1) Current events; and
This post concerns the latter.
Almost lost in the tizzy following the launch of the Nihilist in Golf Pants' congressional campaign, was this piece of commentary appearing yesterday in the Strib. Following close on the heels of Nick Coleman's lament to an E & P writer about how dangerous we bloggers are, comes a lament from a highly experienced, ahem, public affairs graduate student and "artist" named Camille Gage, about how dangerous we bloggers are:
The blogosphere is the perfect vehicle for disseminating ideologically driven rants against people and policy. There are no checks and balances, no fact-checkers, no code of ethics, no professional associations or peer review. It is illustrative, and sadly ironic, that the blog lionized for breaking the Rathergate story does not fact-check its posts and apparently has no intention of doing so.
This is, of course in the context of yet another hatchet-job on our very own Hindrocket. (Memo to Little Miss Public Affairs Artist: leave the Power Line bashing to me, as I know what I am talking about. You are an "artist".)
Gage's article echoes Coleman's concerns as quoted in the above linked E & P piece:
[Coleman] says traditional news outlets need to keep tabs on the blogs and shoot back when necessary. "Editors and writers in mainstream media are very naive," he says. "Readership and power of the blogs is increasing." He also claims that the blogs are dangerous because they are not under the same ethical restrictions as mainstream media and seek to stay on the attack, facts be damned.
Gee, it's eerie how on the same page these two are given that they probably don't know each other...
The common thread of the "thinking" exhibited by these two nitwits is the utter lack of understanding of market forces, and their view that the common everyday news and commentary consumer is a drooling idiot.
For example, say a blogger has connections that allows him to get a scoop on some newsworthy item, like say, widespread election fraud in a large Midwestern city. Two months later, the story hits the MSM. This blogger would achieve instant credibility ("blog cred" which is not unlike "street cred"), and the readers would treat the content of that blog appropriately.
On the other hand, say there is a blog that posts something like this regarding the possible arrest of terrorist leader Abu Musab al-Zarqawi:
Don't be shocked if the Iraqi government makes a blockbuster announcement on the eve of Sunday's election.
This instance would create a "cred deficit" that would cause this blog's readers to regard assertions posted there with a more jaundiced eye. The blog's traffic would fall appropriately.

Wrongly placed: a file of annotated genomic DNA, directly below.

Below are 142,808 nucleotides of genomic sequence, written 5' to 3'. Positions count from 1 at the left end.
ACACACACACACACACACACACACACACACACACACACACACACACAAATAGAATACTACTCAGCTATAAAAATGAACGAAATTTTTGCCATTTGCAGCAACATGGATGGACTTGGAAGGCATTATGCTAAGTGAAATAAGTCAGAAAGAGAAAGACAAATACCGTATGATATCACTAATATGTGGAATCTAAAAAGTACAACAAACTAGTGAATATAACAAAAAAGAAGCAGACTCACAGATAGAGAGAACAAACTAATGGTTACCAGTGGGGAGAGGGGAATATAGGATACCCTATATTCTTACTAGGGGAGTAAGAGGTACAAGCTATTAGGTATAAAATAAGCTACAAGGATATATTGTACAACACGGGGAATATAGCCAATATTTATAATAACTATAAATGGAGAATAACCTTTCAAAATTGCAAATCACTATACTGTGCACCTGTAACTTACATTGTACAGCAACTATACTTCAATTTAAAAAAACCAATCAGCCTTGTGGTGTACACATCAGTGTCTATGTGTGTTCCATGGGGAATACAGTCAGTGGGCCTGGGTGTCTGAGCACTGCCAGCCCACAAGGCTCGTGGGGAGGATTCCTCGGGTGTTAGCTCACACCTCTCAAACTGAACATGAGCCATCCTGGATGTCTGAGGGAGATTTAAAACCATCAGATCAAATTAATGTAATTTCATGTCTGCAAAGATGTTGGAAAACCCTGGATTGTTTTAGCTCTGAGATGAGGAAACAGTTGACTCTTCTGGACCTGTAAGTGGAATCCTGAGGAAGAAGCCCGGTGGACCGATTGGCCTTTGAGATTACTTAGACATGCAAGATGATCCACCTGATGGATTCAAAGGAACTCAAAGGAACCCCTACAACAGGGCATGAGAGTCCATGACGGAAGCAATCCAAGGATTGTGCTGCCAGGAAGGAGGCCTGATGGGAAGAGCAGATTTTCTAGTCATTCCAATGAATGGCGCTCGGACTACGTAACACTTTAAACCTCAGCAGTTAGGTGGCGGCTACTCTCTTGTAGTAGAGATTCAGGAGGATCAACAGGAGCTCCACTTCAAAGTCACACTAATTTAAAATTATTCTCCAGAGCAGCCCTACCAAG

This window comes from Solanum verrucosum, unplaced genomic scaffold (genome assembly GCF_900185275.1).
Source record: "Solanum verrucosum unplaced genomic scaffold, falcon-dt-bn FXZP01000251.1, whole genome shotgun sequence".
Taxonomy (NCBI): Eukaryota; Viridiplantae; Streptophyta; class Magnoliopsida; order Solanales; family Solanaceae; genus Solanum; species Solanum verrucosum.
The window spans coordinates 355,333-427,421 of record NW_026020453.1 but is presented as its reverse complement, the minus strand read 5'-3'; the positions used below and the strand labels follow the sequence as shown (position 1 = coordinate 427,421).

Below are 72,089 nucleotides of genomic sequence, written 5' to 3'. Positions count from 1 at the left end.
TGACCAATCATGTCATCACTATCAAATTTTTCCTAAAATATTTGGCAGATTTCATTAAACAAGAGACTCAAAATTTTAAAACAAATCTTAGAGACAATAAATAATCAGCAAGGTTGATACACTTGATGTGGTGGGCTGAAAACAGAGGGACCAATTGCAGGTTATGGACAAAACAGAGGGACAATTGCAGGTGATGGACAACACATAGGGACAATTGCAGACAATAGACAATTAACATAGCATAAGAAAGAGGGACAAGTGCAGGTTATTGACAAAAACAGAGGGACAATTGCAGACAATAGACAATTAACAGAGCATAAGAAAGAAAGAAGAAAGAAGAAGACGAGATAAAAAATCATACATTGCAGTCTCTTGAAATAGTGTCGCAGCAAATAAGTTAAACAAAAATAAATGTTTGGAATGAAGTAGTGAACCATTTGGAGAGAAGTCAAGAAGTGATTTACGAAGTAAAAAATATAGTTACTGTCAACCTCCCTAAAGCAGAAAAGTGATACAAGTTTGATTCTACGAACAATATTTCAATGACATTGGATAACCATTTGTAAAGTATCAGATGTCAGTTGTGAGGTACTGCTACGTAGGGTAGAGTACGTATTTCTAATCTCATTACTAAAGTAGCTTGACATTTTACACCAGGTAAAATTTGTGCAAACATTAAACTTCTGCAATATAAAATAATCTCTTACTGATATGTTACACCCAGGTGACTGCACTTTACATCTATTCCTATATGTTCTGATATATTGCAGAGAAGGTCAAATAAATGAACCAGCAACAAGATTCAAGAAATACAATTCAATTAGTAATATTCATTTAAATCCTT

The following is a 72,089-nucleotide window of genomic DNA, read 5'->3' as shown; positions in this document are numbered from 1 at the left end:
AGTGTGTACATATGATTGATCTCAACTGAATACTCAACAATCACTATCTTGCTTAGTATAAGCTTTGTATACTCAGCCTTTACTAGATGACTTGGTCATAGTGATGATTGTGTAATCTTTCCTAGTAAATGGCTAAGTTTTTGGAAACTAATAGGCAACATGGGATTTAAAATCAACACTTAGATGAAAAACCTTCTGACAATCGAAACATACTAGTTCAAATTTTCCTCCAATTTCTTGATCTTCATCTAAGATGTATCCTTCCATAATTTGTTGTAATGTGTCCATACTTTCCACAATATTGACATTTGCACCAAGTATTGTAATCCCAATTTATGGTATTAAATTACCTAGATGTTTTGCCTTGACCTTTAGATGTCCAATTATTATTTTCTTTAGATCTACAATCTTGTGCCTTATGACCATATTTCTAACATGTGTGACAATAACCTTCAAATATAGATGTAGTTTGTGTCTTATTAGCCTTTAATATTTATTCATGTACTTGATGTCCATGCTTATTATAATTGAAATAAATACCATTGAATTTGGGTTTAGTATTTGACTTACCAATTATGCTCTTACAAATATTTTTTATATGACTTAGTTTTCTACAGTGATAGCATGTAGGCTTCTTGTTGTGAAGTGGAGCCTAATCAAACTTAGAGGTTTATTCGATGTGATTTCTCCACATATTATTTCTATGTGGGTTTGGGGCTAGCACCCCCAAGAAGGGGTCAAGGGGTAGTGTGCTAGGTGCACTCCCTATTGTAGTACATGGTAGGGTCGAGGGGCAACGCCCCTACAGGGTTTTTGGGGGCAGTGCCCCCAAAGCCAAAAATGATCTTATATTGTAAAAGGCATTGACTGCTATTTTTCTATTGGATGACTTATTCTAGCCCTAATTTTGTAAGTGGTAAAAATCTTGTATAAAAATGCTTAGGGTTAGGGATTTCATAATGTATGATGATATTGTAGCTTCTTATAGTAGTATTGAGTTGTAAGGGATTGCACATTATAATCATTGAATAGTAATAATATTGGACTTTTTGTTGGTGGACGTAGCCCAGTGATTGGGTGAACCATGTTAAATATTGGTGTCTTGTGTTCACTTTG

Therefore, with this new vernacular, conversations like this are becoming increasingly common:
Blog Reader 1: Hey, you ever read that YummySoftDrink.com blog? They sure have blog cred.
Blog Reader 2: Every day. And good thing too: Booger Line Blog has been running a cred deficit lately.
The market forces that drive a blog's popularity have everything to do with the fact that blog readers are intelligent critical thinkers. Do you, dear reader, get your news solely by surfing to your favorite gravitas-laden blog? Or do you use a multiplicity of sources: clicking through blog links, internet, TV, radio and newspapers? Lefties like Gage and Coleman can't fathom that bloggers and their readers, for the most part, are critical thinkers and diligent consumers. The self-correcting nature of blog commentary, driven by the market forces of blog cred, have flipped the paradigm of information dissemination on its head. The paragons of old media better wise to that fact, otherwise Coleman will become a synonym for "Rather".
There was a time when the Colemans of the world were previously free to ambush some unsuspecting soul, without fact-checking, mind you, (links to chronicles of Coleman's "fact checking" are everywhere. Too much work for me to dig and link. If you don't know about it by now, you haven't been paying attention.) and then run for cover behind the broad "public figure" provisions of New York Times v. Sullivan (376 U.S. 254, 84 S.Ct. 710, 11 L.Ed.2d 686, (1964)). For good measure, they often offered some sanctimonious remark about being the "watchdogs of democracy" or something about so-called "responsible journalism".
Nick Coleman, a man that has no problem afflicting the comfortable, got his undies in a bunch about legitimate criticisms by Power Line, and a hilarious satirical piece at Fraters Libertas. (Newspaper Newlyweds. For some reason, they've removed the link). All of a sudden, the afflictor has become the afflictee. And he doesn't like it too much.
So Nick, either shut your word hole or sue them for libel.
Yeah, that's what I thought. As a public figure yourself, that New York Times v. Sullivan case isn't looking too brilliant now, is it?